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Sameer Borate:
Cron Expression Parser in PHP
Jul 21, 2015 @ 10:15:09

If you've ever worked with the "cron" tool on a unix-based system, you know that there's a special syntax that comes along with defining when the commands should run. It can be difficult to get this timing exactly right, especially if you're very picky about the execution time. In this post from Sameer Borate he shows you a PHP library that can help not only parse current cron configurations but also provides shortcuts for common timings (ex: "daily" or "weekly").

Working with cron scheduling can many times be a frustrating affair. Although setting a few cron jobs at one time can be easy, calculating cron dates in the future in code can get time consuming quickly. The PHP cron expression parser described here can parse a CRON expression, determine if it is due to run, calculate the next run date of the expression or calculate the previous run date of the expression. You can calculate dates far into the future or past by skipping n number of matching dates.

He includes some examples of putting the library to use to define a cron object based on an expression (either via a shortcut or an actual cron time expression). You can then check to see if the cron is "due" or perform some various operations about its run dates. This includes a formatted output of the previous run time, the next run time and the calculation of the next/previous run time based on a relative timestamp.

tagged: cron parser library example tutorial run due evaluation datetime

Link: http://www.codediesel.com/php/cron-expression-parser-in-php/

SitePoint PHP Blog:
Validating your data with Respect Validation
Jul 20, 2015 @ 10:49:26

The SitePoint PHP blog has posted a tutorial showing you how to validate your data with Respect (well, their validation library) and ensure the data you're getting is exactly what you're expecting.

Validation is an important aspect of every application’s interaction with data. Instead of reinventing the wheel every time, the community collaborated on some useful packages like Symfony, Laravel, Zend, etc. In this article, we’re going to introduce a lesser known package called Respect Validation, which provides some nice new features.

He starts by mentioning some of the other popular validation packages used widely in the PHP community including the Symfony Validator and Laravel's Illuminate package. For each of these he shows code validating an email address, each with their own slight differences. Using this same example he shows how to implement it in the Respect library, first making use of their custom "email" validator class then via custom chained rules. He also shows how to set custom error messages and provides a more "real world" example with a simple Laravel application. His application takes in user data including username, password and credit card information and uses Respect's library to validate it via a full set of rules. He ends the post with a quick look at creating your own custom rule classes and how to "cross pollinate" them with Zend or Symfony validators.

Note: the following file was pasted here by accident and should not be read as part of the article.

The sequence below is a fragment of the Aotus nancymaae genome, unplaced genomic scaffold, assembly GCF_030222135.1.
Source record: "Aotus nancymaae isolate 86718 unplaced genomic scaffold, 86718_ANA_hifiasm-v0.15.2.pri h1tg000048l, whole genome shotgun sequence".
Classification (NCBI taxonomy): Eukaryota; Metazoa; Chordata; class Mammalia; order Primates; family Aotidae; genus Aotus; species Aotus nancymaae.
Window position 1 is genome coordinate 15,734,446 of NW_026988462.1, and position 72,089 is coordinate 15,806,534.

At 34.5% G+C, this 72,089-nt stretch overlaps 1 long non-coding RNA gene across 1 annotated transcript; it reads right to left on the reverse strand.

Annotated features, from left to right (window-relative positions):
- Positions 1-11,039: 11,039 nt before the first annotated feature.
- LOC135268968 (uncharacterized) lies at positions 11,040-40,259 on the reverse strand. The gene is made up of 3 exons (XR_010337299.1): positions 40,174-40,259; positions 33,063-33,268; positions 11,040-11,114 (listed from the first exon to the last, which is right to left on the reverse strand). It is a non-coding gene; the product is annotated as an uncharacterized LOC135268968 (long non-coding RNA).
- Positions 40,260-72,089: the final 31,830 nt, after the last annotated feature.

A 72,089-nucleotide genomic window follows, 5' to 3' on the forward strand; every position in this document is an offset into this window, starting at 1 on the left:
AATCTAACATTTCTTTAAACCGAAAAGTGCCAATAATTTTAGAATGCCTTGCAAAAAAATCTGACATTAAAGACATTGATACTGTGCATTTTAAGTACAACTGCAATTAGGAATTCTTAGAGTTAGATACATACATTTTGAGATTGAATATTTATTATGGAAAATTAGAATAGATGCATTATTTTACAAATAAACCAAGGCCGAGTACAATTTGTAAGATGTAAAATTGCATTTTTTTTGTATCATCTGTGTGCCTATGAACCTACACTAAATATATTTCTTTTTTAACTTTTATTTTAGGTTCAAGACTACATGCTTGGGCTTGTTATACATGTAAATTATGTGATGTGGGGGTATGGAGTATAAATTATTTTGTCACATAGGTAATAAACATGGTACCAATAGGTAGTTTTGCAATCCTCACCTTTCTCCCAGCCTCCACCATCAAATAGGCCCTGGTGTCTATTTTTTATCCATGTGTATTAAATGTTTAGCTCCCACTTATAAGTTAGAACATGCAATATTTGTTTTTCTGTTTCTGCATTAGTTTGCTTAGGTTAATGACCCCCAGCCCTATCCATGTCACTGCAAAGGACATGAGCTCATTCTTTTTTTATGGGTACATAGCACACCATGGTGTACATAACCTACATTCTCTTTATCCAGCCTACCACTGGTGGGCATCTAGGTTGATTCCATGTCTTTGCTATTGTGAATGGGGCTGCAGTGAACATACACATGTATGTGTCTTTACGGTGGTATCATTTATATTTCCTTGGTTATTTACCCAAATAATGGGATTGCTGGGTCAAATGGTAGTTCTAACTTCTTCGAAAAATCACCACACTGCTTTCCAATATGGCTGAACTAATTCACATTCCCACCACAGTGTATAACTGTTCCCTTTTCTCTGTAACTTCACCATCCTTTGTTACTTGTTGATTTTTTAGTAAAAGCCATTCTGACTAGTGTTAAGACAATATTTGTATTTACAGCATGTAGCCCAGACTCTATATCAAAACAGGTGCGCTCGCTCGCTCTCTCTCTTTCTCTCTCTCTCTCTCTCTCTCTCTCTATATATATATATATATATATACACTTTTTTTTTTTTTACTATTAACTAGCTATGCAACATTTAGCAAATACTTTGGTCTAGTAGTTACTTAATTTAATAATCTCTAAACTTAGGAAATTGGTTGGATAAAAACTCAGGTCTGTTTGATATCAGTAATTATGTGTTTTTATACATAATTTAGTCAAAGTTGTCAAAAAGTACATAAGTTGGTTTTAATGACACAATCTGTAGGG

tagged: respect validation library tutorial laravel example custom errormessage

Link: http://www.sitepoint.com/validating-your-data-with-respect-validation/

Paul Jones:
A Factory Should Create, Not Retain
Jul 08, 2015 @ 08:45:31

Paul Jones has posted his thoughts about factory behavior in PHP applications (well, really any kind of application as it's a pan-language concept). He suggests that factories should only create the objects requested and not persist them.

In a recent Reddit conversation, some of us went off on a tangent about factories. I maintained then, and do now, that a “factory” always-and-only returns a new instance. If you have a “factory” that returns anything other than a new instance, it’s not a factory alone. In the case of factory methods, it is a factory + accessor; in the case of factory objects, it is a factory + registry. A “factory” (whether a factory method or factory object) is one way to separate object creation from object use.

He gives an example of a case where an object needs to be created for a "doSomething" method. His first example shows the creation of the "Item" inline, mixing the creation and use of the object into the same place. He replaces this with a "factory" class/method that only returns the new "Item" requested. He points out that a factory method that retains the object (like as a class property) has the same problem as the first example - retention. Instead he suggests an intermediate "collaborator" that splits out the creation and retention once again.

tagged: factory retain create object method collaborator example

Link: http://paul-m-jones.com/archives/6161

SitePoint PHP Blog:
4 Best Chart Generation Options with PHP Components
Jun 26, 2015 @ 08:30:29

The SitePoint PHP blog has a new article posted sharing four of the best charting libraries they've seen for use in your PHP applications. Options include both server and client side tools, making finding one for your situation easier.